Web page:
History Behind The Card: British dirigible ‘Clément-Bayard No.2’
Card #25 of 50, W.D.& H.O Wills, Aviation series 1910
- Maurice Clément, 18XX – 19XX, France
- Jean-Louis Capazza 1862-1928, Bastia, Corsica, France
This is the last and final card in the series to depict a dirigible! So… after this it’s aeroplanes… okay, it’s not… we’ll depict a couple of historically mythical flights first, and then get to work on the heavier-than air machines.
On to our last dirigible…
Let’s begin with the designer, Maurice Clément, of which very little seems to be known…There is a photograph below depicting a Monsieur Clément, but I can only be sure, however, that his father is the man on the far right because I have seen his image in other photos.
I am guessing that Maurice Clément is in the photo too! Why? Because he DESIGNED the damn dirigible! He would be in this epic photo, as would the pilot Jean-Louis Capazza. But… that’s me guessing.
There does not seem to be a photograph of either Maurice or Jean-Louis that I can lay my hands on. It doesn’t mean it doesn’t exist, only that whomever has photos, has not posted it on-line.
I can not find birth dates, place of birth or even a death date for Maurice Clément. I can also find nothing on the pilot Jean-Louis Capazza.
Pretty much all I could find out about Maurice Clément, however is that he achieved his Aero Club de France aviator’s certificate on June 20, 1910 – the 108th man to do so.I would assume it is for an aeroplane, but that would also be a guess on my part.
Damn – this article was supposed to be easy!
Maurice Clément was the son of the Clément-Bayard company founder, Gustave Adolphe Clément, and would succeed him after his father’s death.
I have spotted a few websites stating that Maurice Clément and his father actually had the surname of Clément-Bayard, but that is INCORRECT. It is just Clément.
The mistake occurs because the Clément family owned a manufacturing firm Clément-Bayard, but the Bayard part of the name was added because I think a statue of a chevalier (French Knight) named Beyard was already placed in front of the factory in Mézières, France was existent. That knight apparently saved the town in 1521 and was immortalized with a statue.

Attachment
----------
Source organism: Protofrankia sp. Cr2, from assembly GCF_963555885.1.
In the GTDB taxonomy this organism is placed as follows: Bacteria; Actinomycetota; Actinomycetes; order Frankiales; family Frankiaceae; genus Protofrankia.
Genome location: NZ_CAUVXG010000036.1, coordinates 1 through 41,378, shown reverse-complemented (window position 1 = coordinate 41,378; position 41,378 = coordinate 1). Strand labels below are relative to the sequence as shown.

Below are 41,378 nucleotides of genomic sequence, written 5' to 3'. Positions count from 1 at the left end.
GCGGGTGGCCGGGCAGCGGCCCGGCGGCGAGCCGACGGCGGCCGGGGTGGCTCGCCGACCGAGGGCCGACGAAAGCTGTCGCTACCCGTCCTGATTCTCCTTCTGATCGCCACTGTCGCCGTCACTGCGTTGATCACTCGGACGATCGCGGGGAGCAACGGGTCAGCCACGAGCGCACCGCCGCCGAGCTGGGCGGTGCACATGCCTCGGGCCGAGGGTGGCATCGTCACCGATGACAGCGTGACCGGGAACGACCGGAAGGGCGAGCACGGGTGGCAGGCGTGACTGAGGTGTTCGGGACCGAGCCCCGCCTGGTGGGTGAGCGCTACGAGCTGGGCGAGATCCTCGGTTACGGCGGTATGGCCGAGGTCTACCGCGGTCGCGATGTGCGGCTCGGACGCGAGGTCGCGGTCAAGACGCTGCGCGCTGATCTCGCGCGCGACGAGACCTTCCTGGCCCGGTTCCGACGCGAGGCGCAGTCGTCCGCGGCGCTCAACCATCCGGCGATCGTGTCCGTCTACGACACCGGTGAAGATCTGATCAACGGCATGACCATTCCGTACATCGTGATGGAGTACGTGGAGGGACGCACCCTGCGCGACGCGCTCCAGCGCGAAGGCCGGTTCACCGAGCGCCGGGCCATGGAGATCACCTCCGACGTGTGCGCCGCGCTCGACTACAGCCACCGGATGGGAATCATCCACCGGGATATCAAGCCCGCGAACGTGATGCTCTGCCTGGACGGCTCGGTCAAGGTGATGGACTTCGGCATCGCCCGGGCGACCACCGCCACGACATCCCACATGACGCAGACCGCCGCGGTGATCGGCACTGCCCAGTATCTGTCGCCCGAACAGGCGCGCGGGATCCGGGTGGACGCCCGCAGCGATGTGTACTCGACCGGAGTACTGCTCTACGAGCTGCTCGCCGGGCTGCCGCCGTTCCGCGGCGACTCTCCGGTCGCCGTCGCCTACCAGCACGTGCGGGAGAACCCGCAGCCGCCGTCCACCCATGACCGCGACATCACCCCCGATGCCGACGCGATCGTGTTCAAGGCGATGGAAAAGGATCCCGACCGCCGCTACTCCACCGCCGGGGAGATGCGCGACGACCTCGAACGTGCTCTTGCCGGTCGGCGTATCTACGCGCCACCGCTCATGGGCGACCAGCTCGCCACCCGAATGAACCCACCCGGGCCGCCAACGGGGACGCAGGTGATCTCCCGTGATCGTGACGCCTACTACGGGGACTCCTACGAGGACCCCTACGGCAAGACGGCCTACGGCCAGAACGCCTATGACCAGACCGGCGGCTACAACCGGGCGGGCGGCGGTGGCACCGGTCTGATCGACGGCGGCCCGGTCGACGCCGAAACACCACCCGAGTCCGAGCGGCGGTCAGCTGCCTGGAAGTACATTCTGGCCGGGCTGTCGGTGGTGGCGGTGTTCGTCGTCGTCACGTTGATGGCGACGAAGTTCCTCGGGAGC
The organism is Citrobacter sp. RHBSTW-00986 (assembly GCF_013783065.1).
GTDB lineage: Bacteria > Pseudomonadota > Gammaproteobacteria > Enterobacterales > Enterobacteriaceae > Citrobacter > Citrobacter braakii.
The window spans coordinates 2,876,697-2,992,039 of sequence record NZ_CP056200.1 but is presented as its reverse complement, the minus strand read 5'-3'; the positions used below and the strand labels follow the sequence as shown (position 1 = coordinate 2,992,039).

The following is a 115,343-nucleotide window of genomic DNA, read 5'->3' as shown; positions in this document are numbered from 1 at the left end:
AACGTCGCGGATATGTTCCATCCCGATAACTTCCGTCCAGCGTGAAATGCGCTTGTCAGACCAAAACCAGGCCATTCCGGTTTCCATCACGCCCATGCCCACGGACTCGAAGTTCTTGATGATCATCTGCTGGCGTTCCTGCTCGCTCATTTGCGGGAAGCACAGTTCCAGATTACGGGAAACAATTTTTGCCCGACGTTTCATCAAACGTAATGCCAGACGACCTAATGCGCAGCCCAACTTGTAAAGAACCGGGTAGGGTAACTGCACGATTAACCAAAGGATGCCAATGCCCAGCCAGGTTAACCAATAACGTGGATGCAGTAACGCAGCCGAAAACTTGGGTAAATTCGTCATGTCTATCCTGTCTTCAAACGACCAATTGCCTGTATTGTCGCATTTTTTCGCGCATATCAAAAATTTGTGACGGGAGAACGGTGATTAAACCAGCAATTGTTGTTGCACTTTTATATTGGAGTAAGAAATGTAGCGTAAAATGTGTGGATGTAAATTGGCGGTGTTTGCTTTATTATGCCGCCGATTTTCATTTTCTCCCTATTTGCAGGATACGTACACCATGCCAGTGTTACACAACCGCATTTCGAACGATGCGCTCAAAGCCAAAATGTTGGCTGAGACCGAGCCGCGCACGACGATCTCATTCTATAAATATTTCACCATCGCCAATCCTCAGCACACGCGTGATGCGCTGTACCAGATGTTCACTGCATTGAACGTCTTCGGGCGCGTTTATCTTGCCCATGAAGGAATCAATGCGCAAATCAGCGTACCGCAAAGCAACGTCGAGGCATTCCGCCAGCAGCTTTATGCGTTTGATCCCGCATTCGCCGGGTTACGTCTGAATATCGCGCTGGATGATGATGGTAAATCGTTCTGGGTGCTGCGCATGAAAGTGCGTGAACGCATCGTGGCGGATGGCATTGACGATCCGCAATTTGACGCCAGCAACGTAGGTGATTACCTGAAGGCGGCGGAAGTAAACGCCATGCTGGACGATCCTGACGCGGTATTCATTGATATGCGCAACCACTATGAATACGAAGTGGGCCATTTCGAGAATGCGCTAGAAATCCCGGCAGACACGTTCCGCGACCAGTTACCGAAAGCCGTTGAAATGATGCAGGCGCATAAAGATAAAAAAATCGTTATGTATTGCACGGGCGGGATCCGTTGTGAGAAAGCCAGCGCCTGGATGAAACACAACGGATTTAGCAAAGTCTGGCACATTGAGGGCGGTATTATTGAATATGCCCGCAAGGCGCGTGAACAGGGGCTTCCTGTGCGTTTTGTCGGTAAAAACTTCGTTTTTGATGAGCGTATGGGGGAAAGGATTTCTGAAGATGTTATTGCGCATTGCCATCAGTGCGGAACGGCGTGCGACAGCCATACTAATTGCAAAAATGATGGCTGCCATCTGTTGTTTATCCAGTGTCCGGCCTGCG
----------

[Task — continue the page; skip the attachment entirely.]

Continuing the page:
The Clément family further immortalized the knight by adding a chevalier as part of the Clément-Bayard company logo.
Clément-Bayard was a French automobile, airship and aeroplane manufacturer from 1903 to 1922. It also built, from 1908, military dirigibles, and at a few aeroplanes, of which I will detail a bit about in a much later blog.
First off, it must be noted that the picture on the Wills’s card # 25 does not resemble the actual finished product that was the ‘Clément-Bayard No.2’.
Below, is an image of the Clément-Bayard No. 1… it looks a lot like the one picture by Wills’s in the card above, but hardly like the finished product of No.2.
As the card correctly states, however, it is a type selected by a British Parliamentary Committee as a possible model to augment Great Britain’s military air fleet. The type described on the card is a lenticular version of the Clément-Bayard that the Maison Clément-Bayard firm never actually constructed.
The actual ‘Clément-Bayard No.2’ dirigible was manufactured by the French firm Maison Clément-Bayard, and unlike ‘Clément-Bayard No.1’ that was renamed the ‘Capazza’ by the French (see Wills’s card #24), it was built solely by the company itself for sale to Great Britain.
During testing initial testing (by pilot Jean-Louis Capazza) in France on September 7, 1910, the ‘Clément-Bayard No.2’ was recognized as making the first aerial wireless communication via 65-kilogram (143-pound) transmitter, sending and receiving messages to the Eiffel Tower in Paris.
At first, the ‘Clément-Bayard No.2’ was offered at 200,000 French Francs for sale to France’s Army, but even though it was less than half the asking price for the ‘Clément-Bayard No.1’, it was again felt to be too expensive. Offered to Great Britain, it was accepted.
On October 16, 1910 and piloted by Maurice Clement with six passengers, the ‘Clément-Bayard No.2’ flew six hours and 390-kilometers (240-miles) from Compiègne, France across the English Channel to a Daily Mail newspaper shed constructed by the Great Britain War Office at Wormwood Scrubs near London.
During testing in France, the ‘Clément-Bayard No.2’ had made over 40 flights and had even participated in a recent French Army maneuver.
After its purchase with the craft in London, it was discovered that the envelope was leaking badly in many places. As well, Great Britain then learned that France had turned down the offer to purchase the same craft, making Britain hesitate in completing the transaction at the requested price.
With aid from The Daily Mail newspaper, private funding was procured to add to monies Great Britain would pay, and so the deal was completed: £12,500 in public money and £5,500 in private funds. = £18,000 or ~175,000 French Francs. The War Office of Great Britain completed the purchase on October 28, 1910.
The ‘Clément-Bayard No.2’ had a length of 76.5-meters (251-feet), a diameter of 13.22-meters (43.5-feet) and a volume of 7,000-cubic meters (247,200-cubic feet).
It was powered by a pair of Maison Clément-Bayard engines with 125-horsepower each.
However, after its initial flight to London, the leaky envelope of the ‘Clément-Bayard No.2’ was determined to be too expensive to fix and was dismantled and never flew again.
It almost seems like a fitting end to our look at dirigibles, doesn’t it?